Keith Markey: Absolutely. That's where I feel like I'm really in the helm. I look at the scientific evidence to understand whether the technology underlying a drug is truly unique. Medical devices are a different story. But for a therapeutic molecule, understanding how it works in the cell and in the patient is absolutely necessary.
TLSR: The market opportunity has to be one of your first considerations as well. For instance, I know you've followed public companies and worked with a few private companies. How do you judge market opportunity and competitive landscape?
KM: If you have a number of companies working in a certain space, it's obviously an area that has benefited from a technological advance. This is not uncommon in the pharmaceutical industry. Sudden bursts of activity in a specific area can be traced back to a particular discovery or the evolution of a new technology. When you're looking at market opportunities, that's obviously an important factor, especially if there is a lot of competition.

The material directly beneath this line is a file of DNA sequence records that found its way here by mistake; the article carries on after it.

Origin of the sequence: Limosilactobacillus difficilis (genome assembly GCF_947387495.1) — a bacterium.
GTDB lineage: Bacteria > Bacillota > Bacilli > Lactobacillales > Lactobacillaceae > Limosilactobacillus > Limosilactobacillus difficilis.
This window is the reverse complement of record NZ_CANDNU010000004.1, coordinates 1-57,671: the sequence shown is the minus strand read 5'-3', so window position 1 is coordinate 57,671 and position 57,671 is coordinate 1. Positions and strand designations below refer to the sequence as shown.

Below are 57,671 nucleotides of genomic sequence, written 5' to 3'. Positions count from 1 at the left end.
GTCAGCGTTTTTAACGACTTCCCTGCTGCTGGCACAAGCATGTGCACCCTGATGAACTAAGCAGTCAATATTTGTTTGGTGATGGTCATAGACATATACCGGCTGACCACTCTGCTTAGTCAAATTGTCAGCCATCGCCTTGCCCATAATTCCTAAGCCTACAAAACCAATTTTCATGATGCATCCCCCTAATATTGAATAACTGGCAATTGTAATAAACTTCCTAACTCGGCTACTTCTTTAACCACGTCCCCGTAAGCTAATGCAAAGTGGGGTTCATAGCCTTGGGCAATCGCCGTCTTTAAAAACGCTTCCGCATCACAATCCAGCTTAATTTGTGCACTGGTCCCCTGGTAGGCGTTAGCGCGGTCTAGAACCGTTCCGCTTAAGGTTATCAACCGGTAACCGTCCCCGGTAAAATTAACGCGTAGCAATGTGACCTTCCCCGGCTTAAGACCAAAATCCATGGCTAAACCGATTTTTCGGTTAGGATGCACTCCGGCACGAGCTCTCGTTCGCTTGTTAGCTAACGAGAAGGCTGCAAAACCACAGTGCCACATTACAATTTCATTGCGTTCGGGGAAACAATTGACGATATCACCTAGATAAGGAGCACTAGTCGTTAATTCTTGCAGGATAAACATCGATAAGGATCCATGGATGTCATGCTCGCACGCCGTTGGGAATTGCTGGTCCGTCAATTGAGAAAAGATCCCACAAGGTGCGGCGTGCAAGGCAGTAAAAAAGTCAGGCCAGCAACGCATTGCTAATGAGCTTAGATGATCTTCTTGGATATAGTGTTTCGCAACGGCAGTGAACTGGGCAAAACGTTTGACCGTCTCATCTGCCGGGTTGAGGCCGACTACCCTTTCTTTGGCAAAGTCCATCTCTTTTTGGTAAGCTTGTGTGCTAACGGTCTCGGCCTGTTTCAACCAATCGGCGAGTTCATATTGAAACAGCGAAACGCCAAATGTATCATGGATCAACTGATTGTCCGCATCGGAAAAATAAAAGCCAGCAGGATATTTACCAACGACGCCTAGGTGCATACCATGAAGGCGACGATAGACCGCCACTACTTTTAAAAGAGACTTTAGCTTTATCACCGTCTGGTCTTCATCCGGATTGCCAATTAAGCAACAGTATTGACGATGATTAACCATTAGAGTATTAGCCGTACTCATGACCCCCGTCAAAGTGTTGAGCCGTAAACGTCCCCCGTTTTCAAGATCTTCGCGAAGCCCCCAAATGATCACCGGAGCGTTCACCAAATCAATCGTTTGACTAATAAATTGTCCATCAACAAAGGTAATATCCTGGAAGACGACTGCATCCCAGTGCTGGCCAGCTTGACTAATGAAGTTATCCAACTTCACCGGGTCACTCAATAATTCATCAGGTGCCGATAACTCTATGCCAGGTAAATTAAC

Another thing to take into consideration is the number of potential patients and the potential cost of the therapy. The price of an oral therapy could be at one level, whereas a biological or a cell therapy could cost significantly more, depending upon the disease indication. The type of therapy not only defines the pricing structure, but also identifies the potential competitive advantage. If you have a very effective small molecule drug that is going to compete against a large molecule biological that could cost several-fold more, the small molecule is going to have a competitive advantage.
TLSR: You follow emerging healthcare companies with novel technologies, which is where major growth prospects reside. As an equity analyst for more than 25 years, you've seen the development of some very exciting technologies. How does your past experience inform the way you look at newer therapies, such as stem cell/regenerative medicine, oligonucleotide therapies and gene therapies?
KM: If anything, my experience has made me realize that as good as some of the technologies may look, we have to be circumspect. We have to consider all the different factors that may come into play related to the drug's efficacy and acceptance, even before we have all the information. Once a product is on the market, that sort of information is going to be revealed in the sales figures.
"The type of therapy not only defines the pricing structure, but also identifies the potential competitive advantage."